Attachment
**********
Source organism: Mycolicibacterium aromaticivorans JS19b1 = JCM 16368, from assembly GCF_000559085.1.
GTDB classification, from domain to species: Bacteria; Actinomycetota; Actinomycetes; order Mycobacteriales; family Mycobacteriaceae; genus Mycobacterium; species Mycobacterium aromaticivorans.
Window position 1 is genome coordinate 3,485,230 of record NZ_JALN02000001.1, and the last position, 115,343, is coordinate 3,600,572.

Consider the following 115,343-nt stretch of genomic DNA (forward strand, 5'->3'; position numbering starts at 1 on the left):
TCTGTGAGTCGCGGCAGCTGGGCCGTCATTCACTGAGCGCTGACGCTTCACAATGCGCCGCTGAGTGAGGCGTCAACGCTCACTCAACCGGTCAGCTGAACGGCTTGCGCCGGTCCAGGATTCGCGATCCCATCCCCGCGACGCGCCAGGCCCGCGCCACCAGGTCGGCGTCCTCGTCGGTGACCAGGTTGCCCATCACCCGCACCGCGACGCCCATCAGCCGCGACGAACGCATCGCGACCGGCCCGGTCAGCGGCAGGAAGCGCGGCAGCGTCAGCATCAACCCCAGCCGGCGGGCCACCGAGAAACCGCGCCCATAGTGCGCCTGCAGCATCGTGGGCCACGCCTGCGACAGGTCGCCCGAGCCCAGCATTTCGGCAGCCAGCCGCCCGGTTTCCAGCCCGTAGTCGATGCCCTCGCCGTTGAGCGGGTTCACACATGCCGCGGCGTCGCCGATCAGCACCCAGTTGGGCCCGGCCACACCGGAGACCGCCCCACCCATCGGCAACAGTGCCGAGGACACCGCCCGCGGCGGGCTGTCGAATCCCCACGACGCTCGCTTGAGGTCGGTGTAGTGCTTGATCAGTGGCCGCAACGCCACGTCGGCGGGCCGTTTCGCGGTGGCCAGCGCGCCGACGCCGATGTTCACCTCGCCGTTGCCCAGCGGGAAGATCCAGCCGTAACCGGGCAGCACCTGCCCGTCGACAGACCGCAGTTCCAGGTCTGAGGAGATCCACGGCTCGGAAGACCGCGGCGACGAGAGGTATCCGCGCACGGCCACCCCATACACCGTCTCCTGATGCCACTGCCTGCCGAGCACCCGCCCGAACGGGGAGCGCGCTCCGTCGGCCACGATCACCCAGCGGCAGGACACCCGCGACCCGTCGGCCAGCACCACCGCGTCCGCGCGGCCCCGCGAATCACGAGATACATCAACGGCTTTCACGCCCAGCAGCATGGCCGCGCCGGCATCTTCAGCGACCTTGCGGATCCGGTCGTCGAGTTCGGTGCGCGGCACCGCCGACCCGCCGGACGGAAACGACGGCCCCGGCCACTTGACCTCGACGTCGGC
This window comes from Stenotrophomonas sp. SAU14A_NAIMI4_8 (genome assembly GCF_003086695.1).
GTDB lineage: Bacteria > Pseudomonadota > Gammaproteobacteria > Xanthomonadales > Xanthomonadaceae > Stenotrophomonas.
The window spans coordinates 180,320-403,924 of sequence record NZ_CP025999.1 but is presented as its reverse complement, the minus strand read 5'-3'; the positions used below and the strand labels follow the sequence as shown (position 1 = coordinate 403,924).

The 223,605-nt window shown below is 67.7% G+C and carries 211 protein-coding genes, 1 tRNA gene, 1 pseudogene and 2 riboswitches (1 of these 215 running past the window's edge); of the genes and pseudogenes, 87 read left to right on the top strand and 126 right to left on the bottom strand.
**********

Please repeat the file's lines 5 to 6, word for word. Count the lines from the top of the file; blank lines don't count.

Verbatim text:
TCTGTGAGTCGCGGCAGCTGGGCCGTCATTCACTGAGCGCTGACGCTTCACAATGCGCCGCTGAGTGAGGCGTCAACGCTCACTCAACCGGTCAGCTGAACGGCTTGCGCCGGTCCAGGATTCGCGATCCCATCCCCGCGACGCGCCAGGCCCGCGCCACCAGGTCGGCGTCCTCGTCGGTGACCAGGTTGCCCATCACCCGCACCGCGACGCCCATCAGCCGCGACGAACGCATCGCGACCGGCCCGGTCAGCGGCAGGAAGCGCGGCAGCGTCAGCATCAACCCCAGCCGGCGGGCCACCGAGAAACCGCGCCCATAGTGCGCCTGCAGCATCGTGGGCCACGCCTGCGACAGGTCGCCCGAGCCCAGCATTTCGGCAGCCAGCCGCCCGGTTTCCAGCCCGTAGTCGATGCCCTCGCCGTTGAGCGGGTTCACACATGCCGCGGCGTCGCCGATCAGCACCCAGTTGGGCCCGGCCACACCGGAGACCGCCCCACCCATCGGCAACAGTGCCGAGGACACCGCCCGCGGCGGGCTGTCGAATCCCCACGACGCTCGCTTGAGGTCGGTGTAGTGCTTGATCAGTGGCCGCAACGCCACGTCGGCGGGCCGTTTCGCGGTGGCCAGCGCGCCGACGCCGATGTTCACCTCGCCGTTGCCCAGCGGGAAGATCCAGCCGTAACCGGGCAGCACCTGCCCGTCGACAGACCGCAGTTCCAGGTCTGAGGAGATCCACGGCTCGGAAGACCGCGGCGACGAGAGGTATCCGCGCACGGCCACCCCATACACCGTCTCCTGATGCCACTGCCTGCCGAGCACCCGCCCGAACGGGGAGCGCGCTCCGTCGGCCACGATCACCCAGCGGCAGGACACCCGCGACCCGTCGGCCAGCACCACCGCGTCCGCGCGGCCCCGCGAATCACGAGATACATCAACGGCTTTCACGCCCAGCAGCATGGCCGCGCCGGCATCTTCAGCGACCTTGCGGATCCGGTCGTCGAGTTCGGTGCGCGGCACCGCCGACCCGCCGGACGGAAACGACGGCCCCGGCCACTTGACCTCGACGTCGGC
This window comes from Stenotrophomonas sp. SAU14A_NAIMI4_8 (genome assembly GCF_003086695.1).